- Children are not allowed on worksites, but many flout the rules
- Open areas of higher floors are meant to be protected by safety nets
- Metro rail sites appear to maintain much better safety standards
In photographs taken immediately after his death, he can be seen crumpled up on the earth, his legs broken and covered in blood, and deep injuries to his head, arms and face. His family, who work on the site, crouch over him in anguish.
The project belongs to the Tamil Nadu Housing Board (TNHB); the contractors are a private company, Sri Venkatachalapathy and Company.
The contractors told us the child had been taken to the fourth floor by his father, and he fell from an uncovered area. Other eyewitnesses say that a heavily-loaded pulley which was being used to lift material up the building fell on the child from the fourth floor.
Either explanation raises serious questions of safety violations - children are not allowed on worksites. Open areas of higher floors are meant to be protected by safety nets. Equipment, like the pulley that purportedly caused the death, are meant to be regularly checked for load-bearing capacity.
The same lack of oversight we had found on private worksites seem to afflict even government commissioned projects.
Even though the contractor was named in the FIR and charged with death due to negligence, no arrests were made.
According to the Building and Other Construction Workers Act, 1996, being the principal employer, the TNHB should have conducted an inquiry into the accident. The law also says that any site that has more than 10 women workers must have a creche for children on site.
When NDTV contacted the TNHB, the Managing Director was not aware of any such incident. Instead, the Board handed us glossy photographs of the site with safety nets on building, lift shafts covered and a functional creche.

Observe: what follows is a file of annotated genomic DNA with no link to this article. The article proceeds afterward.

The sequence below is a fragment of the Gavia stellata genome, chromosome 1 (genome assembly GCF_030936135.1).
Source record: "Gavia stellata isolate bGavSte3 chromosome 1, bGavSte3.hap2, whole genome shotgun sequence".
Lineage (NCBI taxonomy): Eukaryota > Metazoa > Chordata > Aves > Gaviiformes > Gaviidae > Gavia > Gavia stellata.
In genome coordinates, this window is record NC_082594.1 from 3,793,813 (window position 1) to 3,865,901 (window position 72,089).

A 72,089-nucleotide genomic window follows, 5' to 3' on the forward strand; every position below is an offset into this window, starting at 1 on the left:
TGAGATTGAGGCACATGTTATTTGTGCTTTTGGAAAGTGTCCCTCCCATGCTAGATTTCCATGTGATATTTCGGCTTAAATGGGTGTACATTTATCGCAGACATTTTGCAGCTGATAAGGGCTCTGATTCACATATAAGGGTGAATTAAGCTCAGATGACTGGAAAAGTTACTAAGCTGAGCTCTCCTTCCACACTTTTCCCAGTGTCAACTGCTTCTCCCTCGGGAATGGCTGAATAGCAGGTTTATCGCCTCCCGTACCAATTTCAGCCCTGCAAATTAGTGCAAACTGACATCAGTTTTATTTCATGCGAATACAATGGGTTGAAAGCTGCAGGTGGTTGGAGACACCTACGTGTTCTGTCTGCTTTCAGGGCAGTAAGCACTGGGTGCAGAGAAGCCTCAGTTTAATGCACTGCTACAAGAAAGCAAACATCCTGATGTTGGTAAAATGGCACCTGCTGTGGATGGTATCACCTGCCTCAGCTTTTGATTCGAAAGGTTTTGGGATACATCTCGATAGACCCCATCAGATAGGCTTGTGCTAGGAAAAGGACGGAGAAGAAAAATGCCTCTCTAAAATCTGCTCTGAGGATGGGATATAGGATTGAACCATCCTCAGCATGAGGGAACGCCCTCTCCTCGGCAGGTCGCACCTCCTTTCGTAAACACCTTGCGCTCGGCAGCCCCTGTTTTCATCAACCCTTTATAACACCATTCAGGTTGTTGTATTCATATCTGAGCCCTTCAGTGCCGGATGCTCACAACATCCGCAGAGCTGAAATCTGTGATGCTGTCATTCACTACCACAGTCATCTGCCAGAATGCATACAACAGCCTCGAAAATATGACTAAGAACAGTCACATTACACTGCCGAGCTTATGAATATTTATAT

When we tried to contact the contractor, Sri Venkatachalapathy and Company, the address led us to an apartment in Chennai. The occupant told us that it was not an office. We were directed to another house in the same building, which was shut.
On the day we visited the site, there was clear evidence that despite the accident, safety measures were ignored. Safety nets were rolled and kept in a corner, tugged on by stray dogs. The same building from where the accident happened had no hand railings.
A first-of-its-kind attempt by NDTV to gather country-wide data on deaths and injuries at construction sites through RTI applications and through police sources shows that between 2013 and 2016, approximately 1,092 workers died and 377 were injured.
We were not given separate data on deaths at government projects.
But we did receive RTI replies on deaths in Metro construction sites. This shows that 46 deaths, eight injuries and 55 accidents happened between 2013 and 2016 in Metro construction sites in 7 cities.
Compared to most worksites in India, Metro sites appear to maintain much better safety standards. Workers can be seen wearing boots, safety belts, helmets and jackets while working.
Yet, these sites too can turn fatal.
On July 1st, Amarendra Ram, a worker from Bihar was crushed under a falling iron beam, while working underground at the Chennai Central Metro construction site.
The contractor for the stretch of the metro where the death took place is AFCONS Infrastructure. However, police action was only against the site supervisor, who was arrested on charges of death due to negligence. He is out on bail.
Chennai Metro Rail Limited did not respond to NDTV's queries on the inquiry conducted in the accident and what action was taken against the contractor.
"In mega construction projects like the Metro, you find that there are multiple contractors. Apart from that there are contractors who are concerned with the heavy equipment. They come with their own machinery and this complicates matters. If any mishap happens because of the fault of the other contractors or because of absence of safety officer, the smaller ones who come for a very short time are penalised. They are forced to pay for the compensation and are blamed for the mishap," says R Madhu Sudan, activist and researcher on the construction industry.